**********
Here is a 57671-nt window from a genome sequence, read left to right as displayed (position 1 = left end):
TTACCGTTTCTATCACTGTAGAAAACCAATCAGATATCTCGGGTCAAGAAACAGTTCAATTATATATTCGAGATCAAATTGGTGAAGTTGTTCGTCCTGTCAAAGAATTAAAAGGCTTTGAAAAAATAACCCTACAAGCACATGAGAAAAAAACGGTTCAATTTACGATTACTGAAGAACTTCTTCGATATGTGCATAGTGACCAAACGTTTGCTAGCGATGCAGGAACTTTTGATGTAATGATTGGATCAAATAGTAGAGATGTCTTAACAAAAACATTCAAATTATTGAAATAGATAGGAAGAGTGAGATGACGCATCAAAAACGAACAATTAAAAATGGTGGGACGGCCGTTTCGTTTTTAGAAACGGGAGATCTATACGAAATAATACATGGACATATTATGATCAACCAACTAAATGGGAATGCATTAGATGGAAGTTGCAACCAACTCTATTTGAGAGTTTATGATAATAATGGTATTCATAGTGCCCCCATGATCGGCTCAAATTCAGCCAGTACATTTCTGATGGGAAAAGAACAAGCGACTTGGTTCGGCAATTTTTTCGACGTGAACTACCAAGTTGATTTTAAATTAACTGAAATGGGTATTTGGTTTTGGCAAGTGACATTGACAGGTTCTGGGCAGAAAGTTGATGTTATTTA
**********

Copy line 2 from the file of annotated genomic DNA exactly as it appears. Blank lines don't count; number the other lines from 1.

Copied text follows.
TTACCGTTTCTATCACTGTAGAAAACCAATCAGATATCTCGGGTCAAGAAACAGTTCAATTATATATTCGAGATCAAATTGGTGAAGTTGTTCGTCCTGTCAAAGAATTAAAAGGCTTTGAAAAAATAACCCTACAAGCACATGAGAAAAAAACGGTTCAATTTACGATTACTGAAGAACTTCTTCGATATGTGCATAGTGACCAAACGTTTGCTAGCGATGCAGGAACTTTTGATGTAATGATTGGATCAAATAGTAGAGATGTCTTAACAAAAACATTCAAATTATTGAAATAGATAGGAAGAGTGAGATGACGCATCAAAAACGAACAATTAAAAATGGTGGGACGGCCGTTTCGTTTTTAGAAACGGGAGATCTATACGAAATAATACATGGACATATTATGATCAACCAACTAAATGGGAATGCATTAGATGGAAGTTGCAACCAACTCTATTTGAGAGTTTATGATAATAATGGTATTCATAGTGCCCCCATGATCGGCTCAAATTCAGCCAGTACATTTCTGATGGGAAAAGAACAAGCGACTTGGTTCGGCAATTTTTTCGACGTGAACTACCAAGTTGATTTTAAATTAACTGAAATGGGTATTTGGTTTTGGCAAGTGACATTGACAGGTTCTGGGCAGAAAGTTGATGTTATTTA